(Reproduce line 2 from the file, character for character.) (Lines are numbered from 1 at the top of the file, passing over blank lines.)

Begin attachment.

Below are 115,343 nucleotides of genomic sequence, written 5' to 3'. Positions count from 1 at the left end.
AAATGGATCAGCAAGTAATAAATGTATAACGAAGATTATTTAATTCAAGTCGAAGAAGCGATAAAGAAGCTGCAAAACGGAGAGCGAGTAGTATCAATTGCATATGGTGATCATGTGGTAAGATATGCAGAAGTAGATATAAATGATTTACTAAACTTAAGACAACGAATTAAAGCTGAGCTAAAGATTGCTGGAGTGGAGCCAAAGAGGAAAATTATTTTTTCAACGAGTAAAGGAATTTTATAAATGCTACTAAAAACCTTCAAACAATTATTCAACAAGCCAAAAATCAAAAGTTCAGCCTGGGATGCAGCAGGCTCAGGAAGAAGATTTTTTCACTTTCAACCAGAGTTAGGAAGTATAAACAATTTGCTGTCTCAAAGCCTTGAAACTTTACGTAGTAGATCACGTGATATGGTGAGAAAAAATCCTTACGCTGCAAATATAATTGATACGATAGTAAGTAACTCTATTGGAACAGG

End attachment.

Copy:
AAATGGATCAGCAAGTAATAAATGTATAACGAAGATTATTTAATTCAAGTCGAAGAAGCGATAAAGAAGCTGCAAAACGGAGAGCGAGTAGTATCAATTGCATATGGTGATCATGTGGTAAGATATGCAGAAGTAGATATAAATGATTTACTAAACTTAAGACAACGAATTAAAGCTGAGCTAAAGATTGCTGGAGTGGAGCCAAAGAGGAAAATTATTTTTTCAACGAGTAAAGGAATTTTATAAATGCTACTAAAAACCTTCAAACAATTATTCAACAAGCCAAAAATCAAAAGTTCAGCCTGGGATGCAGCAGGCTCAGGAAGAAGATTTTTTCACTTTCAACCAGAGTTAGGAAGTATAAACAATTTGCTGTCTCAAAGCCTTGAAACTTTACGTAGTAGATCACGTGATATGGTGAGAAAAAATCCTTACGCTGCAAATATAATTGATACGATAGTAAGTAACTCTATTGGAACAGG